The debate rages on over whether dietary salt (NaCl) increases the risk of cardiovascular events, with no clear answer in sight. Yet few people are paying attention to another, more insidious effect of salt: it may increase our calorie intake, and eventually, the size of our waistlines.
Humans are born with specific hard-wired food motivations, which guide us to food properties that kept our ancestors alive and fertile in times past. We have an instinctive attraction to sweetness because, in the world of our ancestors, it indicated ripe fruit or honey-- both important sources of calories and other nutrients. Most of the other food properties we're instinctively drawn to, such as starch, fat, and glutamate, signify high-calorie foods.
Yet one of our hard-wired food motivations stands out from the rest: our attraction to salt. Since salt is calorie-free, salt appetite is one of the few instinctive food drives that doesn't relate directly to acquiring calories. Interestingly, salt is the only essential micronutrient (vitamin/mineral) we can taste at the concentrations normally found in food. Not only our brains, but also our tongues, are hard-wired to seek salt above all other micronutrients.
Sodium and chloride are essential micronutrients for all animals, but not all animals find dietary salt appealing. For example, rats don't exhibit a salt appetite unless they've been deprived of salt intermittently (1). Yet humans are so drawn to salt that when there are no constraints on our behavior, we eat many times more of it than our hunter-gatherer ancestors did (presumably, as judged by modern and historical hunter-gatherers).
Although salt itself doesn't contain calories, it is a powerful reward factor. If you don't believe that, try eating food that contains no added salt for a day. This is just another way of saying that the human brain instinctively values salt. And when the brain places a high instinctive value on food, it tends to drive us to eat more of it. We know that applies to other food reward factors, but does it apply to salt as well?
To test the hypothesis, Dieuwerke Bolhuis and colleagues recruited 48 volunteers and fed them a standardized breakfast, followed by an experimental lunch of elbow macaroni and sauce. Volunteers were randomized to four different versions of the experimental lunch, and each person ate each version on a different day (2):
1) low-fat (0.02% fat, wt:wt)/low-salt (0.06% NaCl, wt:wt)
2) low-fat/high-salt (0.5% NaCl, wt:wt)
3) high-fat (34% fat, wt:/wt)/low-salt
Volunteers were allowed to eat as much as they wanted of the experimental lunch, and calorie intake was recorded.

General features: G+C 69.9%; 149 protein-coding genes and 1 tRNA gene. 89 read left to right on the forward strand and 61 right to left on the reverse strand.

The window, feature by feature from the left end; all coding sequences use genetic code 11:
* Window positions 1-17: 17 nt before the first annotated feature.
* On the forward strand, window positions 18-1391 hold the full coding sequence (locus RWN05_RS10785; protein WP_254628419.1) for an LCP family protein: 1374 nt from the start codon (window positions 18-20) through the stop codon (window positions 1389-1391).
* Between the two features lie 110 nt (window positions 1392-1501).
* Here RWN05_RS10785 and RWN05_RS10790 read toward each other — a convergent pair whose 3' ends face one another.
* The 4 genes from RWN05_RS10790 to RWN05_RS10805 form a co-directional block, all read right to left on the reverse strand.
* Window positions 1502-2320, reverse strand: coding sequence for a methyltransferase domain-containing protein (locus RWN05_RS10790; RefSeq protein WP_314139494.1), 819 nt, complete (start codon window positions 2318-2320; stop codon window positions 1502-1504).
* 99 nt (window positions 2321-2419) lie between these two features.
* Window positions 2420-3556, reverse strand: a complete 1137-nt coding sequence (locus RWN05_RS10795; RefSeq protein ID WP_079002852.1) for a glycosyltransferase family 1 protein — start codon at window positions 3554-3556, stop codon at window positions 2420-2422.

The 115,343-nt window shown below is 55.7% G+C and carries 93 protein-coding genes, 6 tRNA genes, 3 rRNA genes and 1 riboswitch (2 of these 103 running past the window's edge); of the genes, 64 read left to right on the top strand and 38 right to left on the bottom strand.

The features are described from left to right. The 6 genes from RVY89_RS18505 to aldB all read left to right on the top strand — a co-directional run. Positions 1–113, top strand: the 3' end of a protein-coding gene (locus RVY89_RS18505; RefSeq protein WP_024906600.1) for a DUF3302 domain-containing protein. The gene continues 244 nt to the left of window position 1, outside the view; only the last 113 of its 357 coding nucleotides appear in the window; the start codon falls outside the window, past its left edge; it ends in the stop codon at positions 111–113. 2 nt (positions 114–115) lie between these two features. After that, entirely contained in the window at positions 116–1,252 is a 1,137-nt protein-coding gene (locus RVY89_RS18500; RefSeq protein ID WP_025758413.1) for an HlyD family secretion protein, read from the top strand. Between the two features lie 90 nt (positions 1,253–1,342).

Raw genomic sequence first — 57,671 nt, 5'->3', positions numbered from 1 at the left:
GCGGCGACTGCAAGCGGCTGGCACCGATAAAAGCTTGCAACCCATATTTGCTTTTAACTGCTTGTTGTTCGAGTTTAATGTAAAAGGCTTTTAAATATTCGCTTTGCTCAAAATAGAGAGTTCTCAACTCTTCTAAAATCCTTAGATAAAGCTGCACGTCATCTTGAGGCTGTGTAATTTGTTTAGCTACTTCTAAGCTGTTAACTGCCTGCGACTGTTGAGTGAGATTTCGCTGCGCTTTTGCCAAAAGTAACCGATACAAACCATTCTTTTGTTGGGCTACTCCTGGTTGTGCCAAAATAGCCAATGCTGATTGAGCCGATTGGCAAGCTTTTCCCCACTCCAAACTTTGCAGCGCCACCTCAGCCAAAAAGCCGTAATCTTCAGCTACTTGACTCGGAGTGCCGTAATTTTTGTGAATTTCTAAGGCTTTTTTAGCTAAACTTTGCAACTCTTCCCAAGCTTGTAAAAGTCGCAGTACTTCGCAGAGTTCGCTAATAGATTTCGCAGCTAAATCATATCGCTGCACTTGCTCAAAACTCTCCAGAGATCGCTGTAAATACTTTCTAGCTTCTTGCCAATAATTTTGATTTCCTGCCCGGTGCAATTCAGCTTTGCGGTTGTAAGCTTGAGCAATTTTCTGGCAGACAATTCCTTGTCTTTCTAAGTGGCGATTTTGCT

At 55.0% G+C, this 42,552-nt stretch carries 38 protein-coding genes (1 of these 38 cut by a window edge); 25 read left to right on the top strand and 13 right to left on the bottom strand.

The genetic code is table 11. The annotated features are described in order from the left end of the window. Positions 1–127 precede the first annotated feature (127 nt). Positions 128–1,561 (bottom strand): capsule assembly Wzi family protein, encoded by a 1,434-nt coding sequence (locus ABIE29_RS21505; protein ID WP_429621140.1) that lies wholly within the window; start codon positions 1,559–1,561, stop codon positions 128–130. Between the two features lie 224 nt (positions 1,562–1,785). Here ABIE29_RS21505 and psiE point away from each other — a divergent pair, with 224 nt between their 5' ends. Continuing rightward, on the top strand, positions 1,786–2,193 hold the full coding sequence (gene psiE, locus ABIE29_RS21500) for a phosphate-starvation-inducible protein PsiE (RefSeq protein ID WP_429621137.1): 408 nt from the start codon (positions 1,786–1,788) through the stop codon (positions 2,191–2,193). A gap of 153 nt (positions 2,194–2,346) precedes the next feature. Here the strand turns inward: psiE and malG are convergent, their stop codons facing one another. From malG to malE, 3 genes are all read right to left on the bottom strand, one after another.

As expected, volunteers served the calorie-dense high-fat pasta consumed more calories-- in fact, a full 60 percent more. This is consistent with previous findings that people tend to overeat foods that are calorie-dense.
Yet salt also increased calorie intake, by a smaller but still meaningful 11 percent. This held true in both the low-fat and the high-fat context.
This straightforward study adds to the evidence that food reward factors can increase calorie intake. Yet it also extends the evidence, showing that even non-caloric reward factors can indirectly increase calorie intake when they're added to caloric foods, by increasing the overall reward value of the meal.
The 11 percent difference in calorie intake may not seem like much, but keep in mind that 11 percent is approximately the difference in calorie intake between a lean person and an overweight person.
I don't know whether this effect would persist over weeks, months, and years-- which is what really matters for body weight. Hopefully, future research will address this. Yet judging by the ability of other types of food reward restriction to cause long-term weight loss, including low-carbohydrate, low-fat, and vegan diets, it seems plausible.
Despite countless studies and massive funding, we still don't have a very clear view of the role of dietary salt in human health. About the only thing researchers agree on is that very high intakes are probably harmful. The fact that so much controversy remains after so much research suggests to me that salt intake probably isn't a major determinant of health, at least cardiovascular health, which has been the primary focus. But in the absence of clear evidence, I tend to fall back on the evolutionary view, which suggests that it may not be a good idea to eat a quantity of salt that far exceeds what our ancestors would have eaten for nearly all of our evolutionary history.